I spent the day in Bournemouth and Poole, talking to two centres about trialling the new Online Journalism qualification that we are building in as a part of the Preliminary Certificates for the NCTJ.
Tom Hill at uptospeedjournalism in Poole is reassuringly onboard. He has a cohort of mainly career-changers – the first of three intakes this academic year - who looked to me as if they will make great journalists.
At BournemouthUniversity’s Media school I met up again with Liisa Rohumaa who has a background in Fleet Street websites, like me. We reminisced about the struggles of grafting an online identify onto (in her case) the Financial Times and (in mine) The Times.
There have been some key staff changes at Bournemouth but I’m hoping they will join the eight centres already committed to Trailblazing the Online Journalism syllabus this academic year, prior to its integration as a compulsory element in the Preliminary Certificates in 2008-9.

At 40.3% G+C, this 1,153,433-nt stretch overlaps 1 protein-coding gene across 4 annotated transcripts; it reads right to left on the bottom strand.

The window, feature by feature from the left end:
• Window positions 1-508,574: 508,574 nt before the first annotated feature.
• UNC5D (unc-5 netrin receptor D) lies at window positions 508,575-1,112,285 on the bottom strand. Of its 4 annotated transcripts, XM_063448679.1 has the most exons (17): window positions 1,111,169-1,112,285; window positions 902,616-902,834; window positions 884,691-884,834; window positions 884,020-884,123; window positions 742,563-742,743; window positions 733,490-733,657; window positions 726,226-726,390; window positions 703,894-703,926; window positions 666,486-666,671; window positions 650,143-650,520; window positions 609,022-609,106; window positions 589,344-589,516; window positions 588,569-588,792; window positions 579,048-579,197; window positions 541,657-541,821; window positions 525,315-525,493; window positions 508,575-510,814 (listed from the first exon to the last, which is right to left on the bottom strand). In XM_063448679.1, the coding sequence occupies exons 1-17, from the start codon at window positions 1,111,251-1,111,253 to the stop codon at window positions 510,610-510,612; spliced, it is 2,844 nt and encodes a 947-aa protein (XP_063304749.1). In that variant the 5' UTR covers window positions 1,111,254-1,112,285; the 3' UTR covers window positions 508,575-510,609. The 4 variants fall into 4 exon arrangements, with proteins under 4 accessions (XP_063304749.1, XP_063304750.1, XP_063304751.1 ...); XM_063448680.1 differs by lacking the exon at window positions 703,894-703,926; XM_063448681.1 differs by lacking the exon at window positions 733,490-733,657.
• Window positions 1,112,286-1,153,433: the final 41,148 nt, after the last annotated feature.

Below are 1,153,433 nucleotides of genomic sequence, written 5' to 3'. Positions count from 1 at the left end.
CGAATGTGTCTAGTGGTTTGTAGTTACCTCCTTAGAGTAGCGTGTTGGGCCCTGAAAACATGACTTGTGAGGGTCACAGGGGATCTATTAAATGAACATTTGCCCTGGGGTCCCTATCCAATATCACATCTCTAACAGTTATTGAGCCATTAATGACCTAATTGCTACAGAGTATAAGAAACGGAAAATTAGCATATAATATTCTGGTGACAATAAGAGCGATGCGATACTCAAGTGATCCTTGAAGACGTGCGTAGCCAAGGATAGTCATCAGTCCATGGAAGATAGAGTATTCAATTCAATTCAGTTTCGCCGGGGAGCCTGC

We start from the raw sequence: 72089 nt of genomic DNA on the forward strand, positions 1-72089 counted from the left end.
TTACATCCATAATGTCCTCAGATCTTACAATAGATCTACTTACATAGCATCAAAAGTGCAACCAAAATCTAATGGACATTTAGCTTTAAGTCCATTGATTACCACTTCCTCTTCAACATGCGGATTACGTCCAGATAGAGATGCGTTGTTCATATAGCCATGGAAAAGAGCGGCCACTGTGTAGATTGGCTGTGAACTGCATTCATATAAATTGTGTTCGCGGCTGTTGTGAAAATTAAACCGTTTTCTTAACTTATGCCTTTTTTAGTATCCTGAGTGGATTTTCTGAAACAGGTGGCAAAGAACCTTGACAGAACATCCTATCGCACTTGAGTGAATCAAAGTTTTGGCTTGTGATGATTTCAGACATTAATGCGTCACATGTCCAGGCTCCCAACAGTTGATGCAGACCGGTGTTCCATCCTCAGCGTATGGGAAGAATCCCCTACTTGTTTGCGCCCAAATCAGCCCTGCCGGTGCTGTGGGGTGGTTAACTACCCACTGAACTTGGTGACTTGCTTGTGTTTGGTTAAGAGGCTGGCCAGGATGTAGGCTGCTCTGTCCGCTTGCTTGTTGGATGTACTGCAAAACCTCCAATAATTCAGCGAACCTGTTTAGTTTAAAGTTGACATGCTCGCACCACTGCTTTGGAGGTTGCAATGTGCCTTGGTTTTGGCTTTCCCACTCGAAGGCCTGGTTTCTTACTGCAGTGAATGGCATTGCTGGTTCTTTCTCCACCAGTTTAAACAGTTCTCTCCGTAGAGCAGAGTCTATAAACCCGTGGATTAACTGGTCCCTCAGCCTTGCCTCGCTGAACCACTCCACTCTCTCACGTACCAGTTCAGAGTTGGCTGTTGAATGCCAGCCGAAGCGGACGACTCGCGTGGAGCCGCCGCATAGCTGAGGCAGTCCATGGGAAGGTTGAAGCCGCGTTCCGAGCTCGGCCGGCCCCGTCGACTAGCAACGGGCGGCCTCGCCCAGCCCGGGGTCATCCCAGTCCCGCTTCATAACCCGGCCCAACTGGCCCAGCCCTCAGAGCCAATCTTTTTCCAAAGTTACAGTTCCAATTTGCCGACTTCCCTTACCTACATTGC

I had fascinating conversations with both Tom and Liisa about the shape of things to come. Let’s face it; none of us know for sure what multi-media journalism is going to look like in a year or two. Regional and national newspapers, consumer and B2B magazines are all feeling their way and seeing what works for them in the multi-media world.
One thing I do feel is going to come to the forefront, eclipsing video, which is the current focus of many people’s attention, is community.
I sense that creating and owning appropriate communities will prove to be the real key to success online, for all media outlets – whatever pocket of trad media they come from.
Also author of Brand Journalism, a guide for student and other journalists. Specialising, as a consultant and trainer, in social media
strategy; fostering innovation in publishing companies; writing and
editing for the web; creating, managing and improving websites; Web
3.0; and managing user-generated content.